Another step forward in blood-based diagnostics for Alzheimer’s disease

Measurement of phosphorylated tau protein in blood plasma allows Alzheimer’s disease to be distinguished from other neurological diseases and may assist in disease detection during the prodromal stage.

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Fig. 1: p-tau181 can be used as a prognostic and confirmatory biomarker for AD.


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Correspondence to Randall J. Bateman.

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Competing interests

Washington University and R.J.B. have equity ownership interest in C2N Diagnostics and receive royalty income based on technology (blood plasma assay) licensed by Washington University to C2N Diagnostics, and R.J.B. receives income from C2N Diagnostics for serving on the scientific advisory board. Washington University has submitted the US provisional patent application ‘Plasma Based Methods for Detecting CNS Amyloid Deposition’ (co-inventor, R.J.B.) and the US non-provisional patent application ‘Methods of Diagnosing and Treating Based on Site-Specific Tau Phosphorylation’ (co-inventors, R.J.B. and N.R.B.).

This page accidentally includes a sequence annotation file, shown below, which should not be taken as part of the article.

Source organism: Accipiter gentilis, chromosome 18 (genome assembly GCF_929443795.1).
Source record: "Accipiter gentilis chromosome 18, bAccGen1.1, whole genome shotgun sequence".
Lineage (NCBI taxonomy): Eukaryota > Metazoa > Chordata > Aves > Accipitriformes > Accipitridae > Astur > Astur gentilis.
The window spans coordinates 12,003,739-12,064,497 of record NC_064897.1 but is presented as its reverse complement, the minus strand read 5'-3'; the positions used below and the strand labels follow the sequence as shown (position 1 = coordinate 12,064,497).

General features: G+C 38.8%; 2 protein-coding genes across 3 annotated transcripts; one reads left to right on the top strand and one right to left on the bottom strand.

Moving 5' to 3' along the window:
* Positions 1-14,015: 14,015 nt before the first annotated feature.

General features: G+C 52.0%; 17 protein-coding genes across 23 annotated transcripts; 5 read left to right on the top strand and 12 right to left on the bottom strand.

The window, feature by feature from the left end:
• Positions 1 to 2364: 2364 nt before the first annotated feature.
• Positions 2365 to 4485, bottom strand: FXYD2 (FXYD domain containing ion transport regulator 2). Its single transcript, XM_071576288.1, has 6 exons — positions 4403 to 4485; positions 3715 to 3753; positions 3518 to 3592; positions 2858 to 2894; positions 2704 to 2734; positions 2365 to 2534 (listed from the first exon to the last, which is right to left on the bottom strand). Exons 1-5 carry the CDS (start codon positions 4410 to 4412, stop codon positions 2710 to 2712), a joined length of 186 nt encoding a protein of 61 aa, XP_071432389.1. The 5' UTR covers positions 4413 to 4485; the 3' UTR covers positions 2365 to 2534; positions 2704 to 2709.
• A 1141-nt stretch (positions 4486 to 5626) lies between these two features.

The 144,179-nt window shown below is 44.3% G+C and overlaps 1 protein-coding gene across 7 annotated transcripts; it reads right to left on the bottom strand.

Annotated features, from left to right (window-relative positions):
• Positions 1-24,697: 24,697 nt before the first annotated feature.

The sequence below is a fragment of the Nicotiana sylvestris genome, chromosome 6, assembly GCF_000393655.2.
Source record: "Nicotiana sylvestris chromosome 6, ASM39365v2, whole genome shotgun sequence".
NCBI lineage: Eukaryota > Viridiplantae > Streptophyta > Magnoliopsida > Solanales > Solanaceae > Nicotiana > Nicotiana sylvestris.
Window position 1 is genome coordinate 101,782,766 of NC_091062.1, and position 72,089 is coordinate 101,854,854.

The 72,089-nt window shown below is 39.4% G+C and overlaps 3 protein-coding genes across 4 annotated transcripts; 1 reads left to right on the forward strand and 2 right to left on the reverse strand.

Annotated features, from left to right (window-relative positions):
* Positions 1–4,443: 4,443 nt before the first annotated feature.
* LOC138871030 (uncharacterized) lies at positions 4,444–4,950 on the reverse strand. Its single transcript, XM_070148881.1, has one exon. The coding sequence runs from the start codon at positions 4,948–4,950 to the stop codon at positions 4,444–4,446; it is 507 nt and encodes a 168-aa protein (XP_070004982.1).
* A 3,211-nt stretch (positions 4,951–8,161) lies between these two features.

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Bateman, R.J., Barthélemy, N.R. & Horie, K. Another step forward in blood-based diagnostics for Alzheimer’s disease. Nat Med 26, 314–316 (2020).

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